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Background: Gonorrhoea and Syphilis are common STIs, particularly among the reproductive age group in most developing countries. Their control is important considering the high incidence of acute infections, complications and their socioeconomic impact and a means of effecting control measures against Human Immunodeficiency Virus (HIV). Knowledge of the prevalence and risk factors of these infections in a student residential area will enable development of better strategies for STI control.
Methods: A health facility based historical study design was conducted where laboratory records of patients screened for Syphilis and/or Gonorrhea and HIV in selected Primary Health Care (PHC) facilities in Buea Health District (BHD) between 2010 and 2015 were reviewed. Data analysis was done using EPI Info version 3.5.4. with a level of error set at 5%.
Results: A total of 1106 records were reviewed. Majority 472(42.7%) were between 21-30 years old, while 923(83.4%) were females. A significant proportion 78 (8.1%) were HIV positive. The prevalence of the both STIs was highest in 2015. The prevalence of gonorrhoea was 12.9% and that of syphilis was 16.9%. The odds of testing positive for syphilis for female compared to males was 0.33 (95% CI: 0.18-0.62); p-value of 0.001, while that for gonorrhoea was 0.22 (95%CI: 0.11, 0.44); p-value of 0.0001. Patients between 21 and 30 years were 2.46 times as likely to be syphilis positive compared to those below 21. Compared to those tested positive, patients who were negative for were 3.33 (95%CI 1.66-6.69) times as likely to test negative for HIV (p value of 0.001).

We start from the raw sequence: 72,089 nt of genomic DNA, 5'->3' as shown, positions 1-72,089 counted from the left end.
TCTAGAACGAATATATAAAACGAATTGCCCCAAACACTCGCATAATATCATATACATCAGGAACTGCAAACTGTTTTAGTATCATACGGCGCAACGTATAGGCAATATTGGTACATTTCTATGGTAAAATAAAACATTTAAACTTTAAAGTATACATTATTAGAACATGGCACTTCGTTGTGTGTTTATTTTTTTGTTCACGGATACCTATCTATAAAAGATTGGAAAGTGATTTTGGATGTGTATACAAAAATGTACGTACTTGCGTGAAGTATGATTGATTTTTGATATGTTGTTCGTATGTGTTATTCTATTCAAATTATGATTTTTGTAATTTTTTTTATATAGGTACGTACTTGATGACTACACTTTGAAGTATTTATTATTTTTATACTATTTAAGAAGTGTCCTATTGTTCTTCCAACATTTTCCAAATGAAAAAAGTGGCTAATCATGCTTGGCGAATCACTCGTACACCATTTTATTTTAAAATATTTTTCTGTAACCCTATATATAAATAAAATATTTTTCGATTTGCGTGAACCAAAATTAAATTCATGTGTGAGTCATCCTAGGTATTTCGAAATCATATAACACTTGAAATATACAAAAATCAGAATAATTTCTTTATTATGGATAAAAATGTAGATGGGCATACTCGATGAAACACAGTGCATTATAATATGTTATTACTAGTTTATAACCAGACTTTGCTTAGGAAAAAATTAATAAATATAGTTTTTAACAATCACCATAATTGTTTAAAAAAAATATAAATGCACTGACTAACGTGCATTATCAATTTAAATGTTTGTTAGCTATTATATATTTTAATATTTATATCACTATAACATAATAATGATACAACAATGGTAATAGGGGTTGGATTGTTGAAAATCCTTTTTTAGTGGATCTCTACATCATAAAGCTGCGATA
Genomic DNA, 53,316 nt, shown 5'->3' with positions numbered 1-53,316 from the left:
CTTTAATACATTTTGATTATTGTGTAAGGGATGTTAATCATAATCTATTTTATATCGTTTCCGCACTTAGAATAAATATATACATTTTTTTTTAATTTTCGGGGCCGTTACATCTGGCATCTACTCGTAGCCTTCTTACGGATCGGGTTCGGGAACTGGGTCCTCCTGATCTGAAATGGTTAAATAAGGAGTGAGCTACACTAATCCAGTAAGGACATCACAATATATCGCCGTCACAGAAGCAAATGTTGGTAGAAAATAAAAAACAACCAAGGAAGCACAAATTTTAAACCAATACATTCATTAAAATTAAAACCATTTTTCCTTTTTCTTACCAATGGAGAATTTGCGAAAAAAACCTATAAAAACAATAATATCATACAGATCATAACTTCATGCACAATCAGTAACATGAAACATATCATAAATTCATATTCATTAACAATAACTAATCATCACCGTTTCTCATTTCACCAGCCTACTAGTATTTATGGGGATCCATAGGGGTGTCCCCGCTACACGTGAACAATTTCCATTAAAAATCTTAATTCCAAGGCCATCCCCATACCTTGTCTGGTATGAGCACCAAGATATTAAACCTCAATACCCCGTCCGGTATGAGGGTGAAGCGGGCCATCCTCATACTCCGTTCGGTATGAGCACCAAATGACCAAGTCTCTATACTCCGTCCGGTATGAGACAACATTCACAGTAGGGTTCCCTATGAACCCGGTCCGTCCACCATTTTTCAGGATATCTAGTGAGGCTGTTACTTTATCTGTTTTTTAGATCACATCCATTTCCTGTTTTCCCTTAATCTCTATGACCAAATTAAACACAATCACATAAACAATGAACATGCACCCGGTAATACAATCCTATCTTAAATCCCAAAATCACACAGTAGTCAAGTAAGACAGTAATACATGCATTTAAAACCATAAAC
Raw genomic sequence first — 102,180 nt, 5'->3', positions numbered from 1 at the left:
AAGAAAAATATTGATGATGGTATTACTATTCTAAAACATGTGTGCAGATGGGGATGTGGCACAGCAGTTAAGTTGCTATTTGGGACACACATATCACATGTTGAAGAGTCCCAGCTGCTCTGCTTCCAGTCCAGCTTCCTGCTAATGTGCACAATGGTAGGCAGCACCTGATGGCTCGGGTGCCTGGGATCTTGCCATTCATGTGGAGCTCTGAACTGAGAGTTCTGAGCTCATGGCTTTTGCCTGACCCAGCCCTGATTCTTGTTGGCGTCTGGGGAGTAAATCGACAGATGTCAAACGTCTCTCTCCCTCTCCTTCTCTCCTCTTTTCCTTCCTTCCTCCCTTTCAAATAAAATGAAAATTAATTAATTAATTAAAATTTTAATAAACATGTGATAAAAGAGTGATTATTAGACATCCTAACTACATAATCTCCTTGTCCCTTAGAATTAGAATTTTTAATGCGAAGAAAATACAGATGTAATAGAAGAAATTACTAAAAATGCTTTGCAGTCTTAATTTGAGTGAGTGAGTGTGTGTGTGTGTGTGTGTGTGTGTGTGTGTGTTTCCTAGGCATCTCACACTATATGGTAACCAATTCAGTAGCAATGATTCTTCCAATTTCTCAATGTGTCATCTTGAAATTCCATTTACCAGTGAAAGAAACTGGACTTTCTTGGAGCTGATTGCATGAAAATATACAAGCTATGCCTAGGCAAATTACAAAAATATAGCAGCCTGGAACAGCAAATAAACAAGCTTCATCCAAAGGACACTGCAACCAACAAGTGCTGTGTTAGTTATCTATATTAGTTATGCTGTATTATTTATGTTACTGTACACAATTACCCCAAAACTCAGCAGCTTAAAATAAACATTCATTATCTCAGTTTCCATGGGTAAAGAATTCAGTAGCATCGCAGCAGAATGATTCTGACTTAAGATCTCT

Conclusion: The study revealed a high prevalence of gonorrhoea and syphilis. Although these infections have similar risk factors, there are distributed differently in the sexually active student residential area. This thus calls for the implementation of targeted screening and to revise control measures for STIs in the population.
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